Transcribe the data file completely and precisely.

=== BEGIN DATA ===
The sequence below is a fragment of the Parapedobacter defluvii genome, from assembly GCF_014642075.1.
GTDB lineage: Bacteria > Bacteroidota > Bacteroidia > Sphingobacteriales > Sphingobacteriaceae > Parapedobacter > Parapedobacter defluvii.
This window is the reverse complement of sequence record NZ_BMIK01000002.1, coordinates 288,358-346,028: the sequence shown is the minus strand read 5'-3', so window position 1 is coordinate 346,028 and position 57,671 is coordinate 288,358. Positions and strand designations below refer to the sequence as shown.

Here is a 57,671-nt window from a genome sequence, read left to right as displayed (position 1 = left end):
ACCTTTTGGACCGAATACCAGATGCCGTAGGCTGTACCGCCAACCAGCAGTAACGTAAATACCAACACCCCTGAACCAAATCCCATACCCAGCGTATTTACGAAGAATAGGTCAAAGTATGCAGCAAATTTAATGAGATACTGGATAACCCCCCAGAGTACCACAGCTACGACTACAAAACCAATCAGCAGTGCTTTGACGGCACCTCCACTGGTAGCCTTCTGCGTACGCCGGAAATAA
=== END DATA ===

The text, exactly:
The sequence below is a fragment of the Parapedobacter defluvii genome, from assembly GCF_014642075.1.
GTDB lineage: Bacteria > Bacteroidota > Bacteroidia > Sphingobacteriales > Sphingobacteriaceae > Parapedobacter > Parapedobacter defluvii.
This window is the reverse complement of sequence record NZ_BMIK01000002.1, coordinates 288,358-346,028: the sequence shown is the minus strand read 5'-3', so window position 1 is coordinate 346,028 and position 57,671 is coordinate 288,358. Positions and strand designations below refer to the sequence as shown.

Here is a 57,671-nt window from a genome sequence, read left to right as displayed (position 1 = left end):
ACCTTTTGGACCGAATACCAGATGCCGTAGGCTGTACCGCCAACCAGCAGTAACGTAAATACCAACACCCCTGAACCAAATCCCATACCCAGCGTATTTACGAAGAATAGGTCAAAGTATGCAGCAAATTTAATGAGATACTGGATAACCCCCCAGAGTACCACAGCTACGACTACAAAACCAATCAGCAGTGCTTTGACGGCACCTCCACTGGTAGCCTTCTGCGTACGCCGGAAATAA